The computed tomography enterography (CTE) examination revealed an unevenly thickened and enhanced wall of the sigmoid colon, splenomegaly, and portal hypertension (Fig. 1, Additional file 1: Figs. 1–6). Colonoscopy revealed two ulcers in the small intestinal mucosa, multiple ulcers and erosions throughout the colon, and normal mucosa between the ulcers (Fig. 2, Additional file 1: Figs. 7–9). Tuberculosis and haematological malignancies were excluded by performing related examinations.
Due to her atypical clinical symptoms and examination results, a diagnosis of CD was thought to be likely, although BD could not be excluded. She was treated with glucocorticoids for 3 years. Although her symptoms could be relieved in early treatment, intermittent lower abdominal pain accompanied by fever recurred after the dosage was reduced. Her symptoms could be relieved again after increasing the dosage. At the age of 45, due to steroid dependence, thalidomide tablets were added. Unfortunately, she suffered from another intestinal obstruction.
Therefore, she underwent enterectomy of the diseased ileum (approximately 10 cm) and proximal ileostomy (Additional file 1: Figs. 10–11). Postoperative histopathological examination showed inflammation of the arterioles of the intestinal wall, obvious stenosis or even occlusion of the arterial vascular lumen, proliferation of arterial smooth muscle and destruction of the elastic fibres (Figs. 3 and 4, Additional file 1: Fig. 12).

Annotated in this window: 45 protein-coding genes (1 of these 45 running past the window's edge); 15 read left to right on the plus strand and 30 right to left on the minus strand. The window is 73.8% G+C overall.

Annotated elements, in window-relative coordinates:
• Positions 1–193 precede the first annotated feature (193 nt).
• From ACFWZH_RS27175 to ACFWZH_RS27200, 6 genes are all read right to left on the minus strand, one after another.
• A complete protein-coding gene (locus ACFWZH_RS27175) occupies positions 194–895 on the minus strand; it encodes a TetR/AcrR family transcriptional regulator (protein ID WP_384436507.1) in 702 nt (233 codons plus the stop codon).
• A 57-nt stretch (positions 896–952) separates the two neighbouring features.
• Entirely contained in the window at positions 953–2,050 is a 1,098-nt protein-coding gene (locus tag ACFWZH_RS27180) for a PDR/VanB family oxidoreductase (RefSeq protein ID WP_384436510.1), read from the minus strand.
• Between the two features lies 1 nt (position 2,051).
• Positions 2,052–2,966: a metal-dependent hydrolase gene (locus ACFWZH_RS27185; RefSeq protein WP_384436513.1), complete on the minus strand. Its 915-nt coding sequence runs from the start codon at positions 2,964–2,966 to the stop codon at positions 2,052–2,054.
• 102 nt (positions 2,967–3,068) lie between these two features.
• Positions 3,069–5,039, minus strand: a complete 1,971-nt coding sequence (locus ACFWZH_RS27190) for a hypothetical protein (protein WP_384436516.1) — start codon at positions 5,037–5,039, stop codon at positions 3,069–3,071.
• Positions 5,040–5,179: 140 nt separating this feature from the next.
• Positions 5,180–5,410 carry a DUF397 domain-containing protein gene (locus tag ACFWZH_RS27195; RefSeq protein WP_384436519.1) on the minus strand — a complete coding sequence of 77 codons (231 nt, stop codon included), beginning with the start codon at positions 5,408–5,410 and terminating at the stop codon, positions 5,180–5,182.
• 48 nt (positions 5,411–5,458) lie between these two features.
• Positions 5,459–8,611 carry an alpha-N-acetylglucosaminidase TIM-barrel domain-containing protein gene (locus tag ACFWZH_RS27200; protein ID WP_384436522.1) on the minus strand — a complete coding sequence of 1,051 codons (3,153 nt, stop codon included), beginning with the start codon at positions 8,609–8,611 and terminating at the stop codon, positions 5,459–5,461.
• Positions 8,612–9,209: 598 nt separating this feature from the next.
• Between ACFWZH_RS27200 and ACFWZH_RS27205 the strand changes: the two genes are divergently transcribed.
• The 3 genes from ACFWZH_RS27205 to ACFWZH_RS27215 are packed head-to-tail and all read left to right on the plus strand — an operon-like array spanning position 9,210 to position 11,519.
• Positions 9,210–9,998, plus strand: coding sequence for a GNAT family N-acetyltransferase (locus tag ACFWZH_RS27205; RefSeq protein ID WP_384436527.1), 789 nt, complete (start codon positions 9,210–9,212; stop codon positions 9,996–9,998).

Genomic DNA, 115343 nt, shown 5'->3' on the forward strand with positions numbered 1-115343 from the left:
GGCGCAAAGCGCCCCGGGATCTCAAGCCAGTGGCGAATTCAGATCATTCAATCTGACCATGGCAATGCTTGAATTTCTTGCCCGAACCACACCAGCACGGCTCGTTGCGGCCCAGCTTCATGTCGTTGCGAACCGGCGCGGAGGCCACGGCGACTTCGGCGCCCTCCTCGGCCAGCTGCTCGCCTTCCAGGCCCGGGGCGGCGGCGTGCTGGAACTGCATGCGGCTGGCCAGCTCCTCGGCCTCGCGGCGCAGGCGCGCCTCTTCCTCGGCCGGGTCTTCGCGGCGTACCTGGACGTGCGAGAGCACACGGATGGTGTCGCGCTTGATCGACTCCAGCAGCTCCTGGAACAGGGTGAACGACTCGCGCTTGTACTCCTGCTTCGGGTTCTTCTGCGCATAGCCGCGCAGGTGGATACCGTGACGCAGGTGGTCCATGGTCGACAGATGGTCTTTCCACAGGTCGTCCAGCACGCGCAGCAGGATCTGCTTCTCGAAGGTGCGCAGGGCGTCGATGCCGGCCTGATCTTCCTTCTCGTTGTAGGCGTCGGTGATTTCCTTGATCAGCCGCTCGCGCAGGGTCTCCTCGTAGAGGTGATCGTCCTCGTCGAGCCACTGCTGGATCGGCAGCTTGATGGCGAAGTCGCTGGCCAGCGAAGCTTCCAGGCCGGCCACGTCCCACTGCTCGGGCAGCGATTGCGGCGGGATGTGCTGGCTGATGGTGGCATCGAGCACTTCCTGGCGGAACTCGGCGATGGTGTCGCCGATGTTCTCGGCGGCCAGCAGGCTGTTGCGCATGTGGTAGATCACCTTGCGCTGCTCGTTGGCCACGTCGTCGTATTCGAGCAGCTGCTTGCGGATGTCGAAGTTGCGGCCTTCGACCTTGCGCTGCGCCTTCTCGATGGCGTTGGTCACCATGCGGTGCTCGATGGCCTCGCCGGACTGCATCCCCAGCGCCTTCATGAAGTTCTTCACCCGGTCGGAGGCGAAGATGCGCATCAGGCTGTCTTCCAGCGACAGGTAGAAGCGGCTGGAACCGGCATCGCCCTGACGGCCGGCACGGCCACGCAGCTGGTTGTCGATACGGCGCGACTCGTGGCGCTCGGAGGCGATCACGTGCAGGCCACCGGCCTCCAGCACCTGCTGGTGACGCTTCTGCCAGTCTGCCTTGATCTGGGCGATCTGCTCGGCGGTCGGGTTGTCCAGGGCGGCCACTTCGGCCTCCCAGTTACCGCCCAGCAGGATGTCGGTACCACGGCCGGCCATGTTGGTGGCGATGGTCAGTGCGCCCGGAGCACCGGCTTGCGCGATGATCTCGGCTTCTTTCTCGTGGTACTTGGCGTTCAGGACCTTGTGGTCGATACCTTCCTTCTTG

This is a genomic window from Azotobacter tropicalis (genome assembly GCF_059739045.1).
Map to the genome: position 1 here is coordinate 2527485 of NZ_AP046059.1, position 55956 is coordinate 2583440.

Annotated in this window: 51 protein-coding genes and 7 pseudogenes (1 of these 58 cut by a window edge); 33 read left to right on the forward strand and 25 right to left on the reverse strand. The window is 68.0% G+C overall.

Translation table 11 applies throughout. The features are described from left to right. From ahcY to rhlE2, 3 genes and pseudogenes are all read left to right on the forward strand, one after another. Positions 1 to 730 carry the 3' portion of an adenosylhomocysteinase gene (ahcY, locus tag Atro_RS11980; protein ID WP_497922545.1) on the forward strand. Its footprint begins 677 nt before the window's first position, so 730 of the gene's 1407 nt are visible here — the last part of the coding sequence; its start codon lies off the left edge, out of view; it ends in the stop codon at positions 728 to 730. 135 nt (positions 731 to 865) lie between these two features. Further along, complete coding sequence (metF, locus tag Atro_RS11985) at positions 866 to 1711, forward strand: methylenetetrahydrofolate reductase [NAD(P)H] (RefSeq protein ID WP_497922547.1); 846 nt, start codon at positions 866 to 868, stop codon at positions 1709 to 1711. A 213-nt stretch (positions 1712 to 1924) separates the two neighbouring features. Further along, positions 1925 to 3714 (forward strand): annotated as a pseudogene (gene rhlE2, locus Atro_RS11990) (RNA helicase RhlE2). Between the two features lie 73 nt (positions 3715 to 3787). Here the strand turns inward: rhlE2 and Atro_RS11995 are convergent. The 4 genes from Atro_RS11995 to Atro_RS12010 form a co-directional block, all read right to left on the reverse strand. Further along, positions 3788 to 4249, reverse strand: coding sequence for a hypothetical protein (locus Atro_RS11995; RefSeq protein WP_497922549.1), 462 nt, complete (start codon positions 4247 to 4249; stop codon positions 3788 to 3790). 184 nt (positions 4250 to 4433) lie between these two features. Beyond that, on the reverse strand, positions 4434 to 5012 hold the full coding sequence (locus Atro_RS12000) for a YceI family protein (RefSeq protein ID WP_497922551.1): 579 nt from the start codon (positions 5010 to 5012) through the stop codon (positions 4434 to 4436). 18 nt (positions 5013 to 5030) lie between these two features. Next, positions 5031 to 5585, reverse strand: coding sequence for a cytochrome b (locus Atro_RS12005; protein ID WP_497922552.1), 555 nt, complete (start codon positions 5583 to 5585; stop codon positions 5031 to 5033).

The histopathological diagnosis was intestinal ischaemic injury caused by FMD of the mesenteric arteries (intimal fibroplasia). Her steroid medication was ceased after the surgery. In addition, antiplatelet therapy was not initiated. Although she did not have abdominal pain with fever again, and a re-examination by colonoscopy showed no signs of recurrence (Additional file 1: Figs. 13–14), splenomegaly (Additional file 1: Figs. 15–16) and her abnormal routine blood results still existed.
It is likely that her previous right hemicolectomy was also caused by ischaemic intestinal injury as a result of the FMD of the mesenteric arteries, and unfortunately the specimens from the previous right hemicolectomy were unavailable. Due to the obvious relief of her symptoms, she declined to undergo further CT examination of any other vessels and splenectomy (because she still suffered from cytopenia).
Discussion and conclusions